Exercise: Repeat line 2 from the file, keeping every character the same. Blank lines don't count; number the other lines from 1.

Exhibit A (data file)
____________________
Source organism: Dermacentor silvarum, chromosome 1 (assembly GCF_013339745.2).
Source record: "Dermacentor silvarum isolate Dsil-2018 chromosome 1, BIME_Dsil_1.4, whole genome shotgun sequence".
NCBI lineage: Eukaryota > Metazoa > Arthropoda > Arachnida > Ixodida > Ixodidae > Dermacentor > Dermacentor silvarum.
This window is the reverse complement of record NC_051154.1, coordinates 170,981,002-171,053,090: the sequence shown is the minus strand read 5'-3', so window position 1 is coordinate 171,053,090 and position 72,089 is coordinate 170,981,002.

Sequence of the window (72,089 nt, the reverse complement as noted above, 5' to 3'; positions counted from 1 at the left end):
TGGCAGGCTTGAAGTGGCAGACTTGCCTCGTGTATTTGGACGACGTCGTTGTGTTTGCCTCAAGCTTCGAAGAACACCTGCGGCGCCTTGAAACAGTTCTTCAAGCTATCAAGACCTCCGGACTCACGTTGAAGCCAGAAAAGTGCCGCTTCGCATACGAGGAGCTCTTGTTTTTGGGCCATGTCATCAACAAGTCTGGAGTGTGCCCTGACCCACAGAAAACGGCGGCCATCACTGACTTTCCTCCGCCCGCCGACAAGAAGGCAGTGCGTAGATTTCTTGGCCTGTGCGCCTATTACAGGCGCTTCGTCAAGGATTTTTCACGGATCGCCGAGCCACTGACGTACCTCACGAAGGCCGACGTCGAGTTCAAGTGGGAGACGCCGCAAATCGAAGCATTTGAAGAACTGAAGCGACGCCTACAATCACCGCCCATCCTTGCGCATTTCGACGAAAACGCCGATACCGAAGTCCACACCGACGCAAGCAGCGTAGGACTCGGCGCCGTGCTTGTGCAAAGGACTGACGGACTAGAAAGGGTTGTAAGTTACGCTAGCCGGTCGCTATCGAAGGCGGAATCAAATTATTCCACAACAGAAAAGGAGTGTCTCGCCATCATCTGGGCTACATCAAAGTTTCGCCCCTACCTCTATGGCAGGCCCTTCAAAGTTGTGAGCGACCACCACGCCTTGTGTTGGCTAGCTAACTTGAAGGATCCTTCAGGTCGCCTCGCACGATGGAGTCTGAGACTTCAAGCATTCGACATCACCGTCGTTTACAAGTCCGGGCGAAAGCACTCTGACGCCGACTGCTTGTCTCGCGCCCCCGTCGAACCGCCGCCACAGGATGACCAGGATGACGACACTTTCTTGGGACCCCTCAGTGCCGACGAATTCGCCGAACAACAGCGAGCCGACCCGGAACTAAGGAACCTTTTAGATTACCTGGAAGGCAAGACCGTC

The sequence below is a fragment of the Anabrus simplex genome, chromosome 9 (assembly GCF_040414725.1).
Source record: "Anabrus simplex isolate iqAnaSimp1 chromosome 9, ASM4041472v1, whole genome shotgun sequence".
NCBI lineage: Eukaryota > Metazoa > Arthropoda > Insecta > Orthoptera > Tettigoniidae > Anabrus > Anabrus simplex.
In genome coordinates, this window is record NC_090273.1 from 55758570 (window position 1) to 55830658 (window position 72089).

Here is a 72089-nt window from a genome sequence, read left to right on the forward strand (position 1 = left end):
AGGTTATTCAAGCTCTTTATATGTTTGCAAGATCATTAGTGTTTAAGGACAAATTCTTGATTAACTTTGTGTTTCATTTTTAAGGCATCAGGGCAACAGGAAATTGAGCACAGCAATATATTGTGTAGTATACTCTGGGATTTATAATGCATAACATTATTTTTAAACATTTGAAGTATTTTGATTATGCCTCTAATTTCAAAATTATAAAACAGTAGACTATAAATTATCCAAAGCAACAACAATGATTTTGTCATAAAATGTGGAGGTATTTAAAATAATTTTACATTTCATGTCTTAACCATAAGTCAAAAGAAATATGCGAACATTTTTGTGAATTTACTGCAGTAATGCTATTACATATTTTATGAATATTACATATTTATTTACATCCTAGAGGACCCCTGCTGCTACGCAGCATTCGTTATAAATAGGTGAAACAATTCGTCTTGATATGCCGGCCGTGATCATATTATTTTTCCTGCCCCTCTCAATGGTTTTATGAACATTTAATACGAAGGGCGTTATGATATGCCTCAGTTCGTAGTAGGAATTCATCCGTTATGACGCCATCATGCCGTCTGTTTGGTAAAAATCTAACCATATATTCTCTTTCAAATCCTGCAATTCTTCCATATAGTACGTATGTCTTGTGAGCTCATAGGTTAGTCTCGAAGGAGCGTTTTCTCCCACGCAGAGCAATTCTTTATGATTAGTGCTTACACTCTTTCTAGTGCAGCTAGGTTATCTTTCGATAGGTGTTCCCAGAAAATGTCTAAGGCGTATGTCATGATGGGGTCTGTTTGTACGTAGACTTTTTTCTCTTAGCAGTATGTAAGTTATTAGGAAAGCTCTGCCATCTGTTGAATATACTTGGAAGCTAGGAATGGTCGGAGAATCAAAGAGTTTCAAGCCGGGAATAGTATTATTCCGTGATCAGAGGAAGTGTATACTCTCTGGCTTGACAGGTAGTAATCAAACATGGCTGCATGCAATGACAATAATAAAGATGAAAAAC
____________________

Source record: "Dermacentor silvarum isolate Dsil-2018 chromosome 1, BIME_Dsil_1.4, whole genome shotgun sequence".